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Starlink: Game Changer in Communications for Remote Travellers


When planning a four-month caravanning trip from Melbourne to Cape York this year, one of the many things we had to consider was communications. I was working from the road so needed access to office systems and to colleagues via video calls. And we wanted to be able to communicate with family and friends, regardless of location.

Starlink caravanning Australia
Image credit: Allison Watt

Starlink, an internet offshoot of SpaceX, the rocket company started by Tesla entrepreneur Elon Musk, has been the word on everyone’s lips since it was launched worldwide in 2021.

It’s a very simple system to provide users with satellite-based, high-speed internet connectivity. You purchase the hardware kit (currently $599) which includes everything you need to connect to the internet — the Starlink satellite dish, wi-fi router, power supply, cables and base.

One of the advantages of Starlink is its simplicity. The dish comes with a base which you can sit on the ground, on top of your vehicle, on a table or wherever — but it does need clear, unobstructed access to the sky. If you are camped in a treed area, this can be problematic, and it will affect Starlink’s performance. However, the cable is 15 metres long so you can move the dish to the most suitable location. If you have your dish sitting on the ground, you’ll have to be aware of nearby vehicles and, depending on where you’re camping, you might want to bring it inside while you’re away from camp for security reasons. My partner rigged up a stand for our dish with an extendable pool pole from Bunnings which is secured inside the front toolbox of our van, so it stays up the entire time we are camped.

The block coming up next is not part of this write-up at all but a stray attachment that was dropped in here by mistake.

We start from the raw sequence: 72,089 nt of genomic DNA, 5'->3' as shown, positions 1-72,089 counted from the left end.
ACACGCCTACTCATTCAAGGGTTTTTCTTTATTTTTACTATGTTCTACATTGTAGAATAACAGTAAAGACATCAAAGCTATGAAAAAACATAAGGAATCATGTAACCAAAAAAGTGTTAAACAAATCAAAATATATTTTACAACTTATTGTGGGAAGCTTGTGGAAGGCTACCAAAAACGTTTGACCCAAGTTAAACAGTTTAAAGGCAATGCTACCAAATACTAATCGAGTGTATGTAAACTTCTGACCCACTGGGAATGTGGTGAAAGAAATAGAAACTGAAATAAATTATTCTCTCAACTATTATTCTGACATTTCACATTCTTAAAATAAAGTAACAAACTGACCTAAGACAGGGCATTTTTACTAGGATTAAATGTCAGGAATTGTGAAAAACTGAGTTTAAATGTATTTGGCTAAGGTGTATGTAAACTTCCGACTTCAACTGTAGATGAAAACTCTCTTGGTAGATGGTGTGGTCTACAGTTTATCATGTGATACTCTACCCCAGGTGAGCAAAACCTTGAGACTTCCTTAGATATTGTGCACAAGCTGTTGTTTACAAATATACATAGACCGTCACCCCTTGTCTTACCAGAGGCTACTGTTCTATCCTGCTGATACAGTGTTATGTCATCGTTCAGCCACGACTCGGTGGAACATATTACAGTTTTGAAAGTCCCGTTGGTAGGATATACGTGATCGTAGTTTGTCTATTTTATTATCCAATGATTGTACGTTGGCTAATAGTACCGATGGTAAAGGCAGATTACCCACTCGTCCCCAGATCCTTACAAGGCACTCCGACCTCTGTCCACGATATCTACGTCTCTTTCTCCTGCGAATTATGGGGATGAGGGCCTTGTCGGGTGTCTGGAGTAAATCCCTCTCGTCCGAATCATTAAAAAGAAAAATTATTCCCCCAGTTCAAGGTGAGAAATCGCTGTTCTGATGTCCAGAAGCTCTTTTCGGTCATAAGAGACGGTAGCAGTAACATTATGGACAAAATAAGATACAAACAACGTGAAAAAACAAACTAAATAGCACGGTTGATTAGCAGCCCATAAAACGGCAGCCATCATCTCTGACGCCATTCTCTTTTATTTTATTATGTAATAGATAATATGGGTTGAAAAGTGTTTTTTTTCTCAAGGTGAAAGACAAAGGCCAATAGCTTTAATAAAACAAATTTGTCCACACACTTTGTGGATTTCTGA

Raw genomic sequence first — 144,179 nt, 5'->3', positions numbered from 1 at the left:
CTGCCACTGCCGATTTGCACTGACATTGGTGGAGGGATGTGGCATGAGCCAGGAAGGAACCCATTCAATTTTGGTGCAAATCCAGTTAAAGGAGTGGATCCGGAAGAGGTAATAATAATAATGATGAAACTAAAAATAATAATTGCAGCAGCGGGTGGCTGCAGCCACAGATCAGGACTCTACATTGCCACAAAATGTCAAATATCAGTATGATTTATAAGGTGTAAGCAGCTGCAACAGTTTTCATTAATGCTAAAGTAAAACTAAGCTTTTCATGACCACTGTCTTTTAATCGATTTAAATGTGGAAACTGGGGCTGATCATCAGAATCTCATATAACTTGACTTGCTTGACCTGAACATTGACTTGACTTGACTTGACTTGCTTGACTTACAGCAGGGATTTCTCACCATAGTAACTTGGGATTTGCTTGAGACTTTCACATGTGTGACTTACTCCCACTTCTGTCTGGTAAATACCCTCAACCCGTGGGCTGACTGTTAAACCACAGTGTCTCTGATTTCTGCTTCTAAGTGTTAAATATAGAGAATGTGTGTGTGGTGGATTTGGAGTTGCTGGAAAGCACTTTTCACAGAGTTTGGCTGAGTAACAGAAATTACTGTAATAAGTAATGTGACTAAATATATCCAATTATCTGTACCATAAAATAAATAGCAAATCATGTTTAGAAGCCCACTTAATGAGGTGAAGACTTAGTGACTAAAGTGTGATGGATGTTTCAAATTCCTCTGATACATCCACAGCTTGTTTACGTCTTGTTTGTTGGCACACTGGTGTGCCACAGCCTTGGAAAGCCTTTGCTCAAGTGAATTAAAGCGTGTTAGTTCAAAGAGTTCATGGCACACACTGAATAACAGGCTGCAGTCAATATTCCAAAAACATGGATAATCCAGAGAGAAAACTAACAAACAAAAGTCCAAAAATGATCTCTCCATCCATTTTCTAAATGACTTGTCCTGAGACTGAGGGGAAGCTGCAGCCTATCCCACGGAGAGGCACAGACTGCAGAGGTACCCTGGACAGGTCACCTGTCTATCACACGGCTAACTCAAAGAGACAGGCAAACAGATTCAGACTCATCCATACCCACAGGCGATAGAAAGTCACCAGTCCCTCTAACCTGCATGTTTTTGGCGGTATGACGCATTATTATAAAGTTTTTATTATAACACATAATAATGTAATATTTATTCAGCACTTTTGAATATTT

In terms of power consumption, the router does need 240V power which is a consideration for those who like to get off-grid and free camp. It doesn’t draw much power though — about 50W — so even a small inverter will be enough to keep it going from your batteries. I’ve seen on social media some 12V conversions that people have rigged up, and there is a bit of pressure on manufacturers to make their vans ‘Starlink’ ready, so that may well happen down the track. Our router lives in our external entertainment hatch where there are both 12V and 240V fittings, which can be locked.

Starlink router is in an external entertainment hatch
Starlink router in an external entertainment hatch (Image credit: Allison Watt)

Connecting to the network involves downloading the Starlink app which allows you to customise settings, receive updates, access support and see real-time performance data such as download speed, latency and uptime. It will also tell you how many devices are connected and whether there are any obstructions, among other things.

So, arrive at camp, set it up (it really only takes a few minutes) and you have immediate access to high-speed, low-latency internet on an as-needed basis at any destination where Starlink provides active coverage. And that coverage is pretty wide, even in the most remote areas of the country.